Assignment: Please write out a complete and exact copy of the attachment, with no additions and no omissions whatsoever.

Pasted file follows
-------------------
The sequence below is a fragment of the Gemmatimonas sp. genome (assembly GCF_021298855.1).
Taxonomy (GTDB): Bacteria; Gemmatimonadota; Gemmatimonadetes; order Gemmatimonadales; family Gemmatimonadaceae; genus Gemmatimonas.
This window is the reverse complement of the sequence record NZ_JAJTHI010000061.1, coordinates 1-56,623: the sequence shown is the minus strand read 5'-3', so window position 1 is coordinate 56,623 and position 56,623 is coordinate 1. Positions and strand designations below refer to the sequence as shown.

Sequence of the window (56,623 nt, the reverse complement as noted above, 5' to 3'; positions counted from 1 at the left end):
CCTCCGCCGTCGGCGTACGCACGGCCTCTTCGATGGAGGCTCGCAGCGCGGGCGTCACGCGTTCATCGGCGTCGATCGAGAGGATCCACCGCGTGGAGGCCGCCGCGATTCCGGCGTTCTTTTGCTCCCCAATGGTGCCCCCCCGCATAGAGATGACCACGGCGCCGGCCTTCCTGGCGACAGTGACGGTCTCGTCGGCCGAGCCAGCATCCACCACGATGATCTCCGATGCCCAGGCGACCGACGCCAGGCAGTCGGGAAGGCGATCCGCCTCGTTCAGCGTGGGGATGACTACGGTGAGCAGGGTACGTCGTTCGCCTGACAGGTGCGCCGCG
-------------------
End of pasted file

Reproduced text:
The sequence below is a fragment of the Gemmatimonas sp. genome (assembly GCF_021298855.1).
Taxonomy (GTDB): Bacteria; Gemmatimonadota; Gemmatimonadetes; order Gemmatimonadales; family Gemmatimonadaceae; genus Gemmatimonas.
This window is the reverse complement of the sequence record NZ_JAJTHI010000061.1, coordinates 1-56,623: the sequence shown is the minus strand read 5'-3', so window position 1 is coordinate 56,623 and position 56,623 is coordinate 1. Positions and strand designations below refer to the sequence as shown.

Sequence of the window (56,623 nt, the reverse complement as noted above, 5' to 3'; positions counted from 1 at the left end):
CCTCCGCCGTCGGCGTACGCACGGCCTCTTCGATGGAGGCTCGCAGCGCGGGCGTCACGCGTTCATCGGCGTCGATCGAGAGGATCCACCGCGTGGAGGCCGCCGCGATTCCGGCGTTCTTTTGCTCCCCAATGGTGCCCCCCCGCATAGAGATGACCACGGCGCCGGCCTTCCTGGCGACAGTGACGGTCTCGTCGGCCGAGCCAGCATCCACCACGATGATCTCCGATGCCCAGGCGACCGACGCCAGGCAGTCGGGAAGGCGATCCGCCTCGTTCAGCGTGGGGATGACTACGGTGAGCAGGGTACGTCGTTCGCCTGACAGGTGCGCCGCG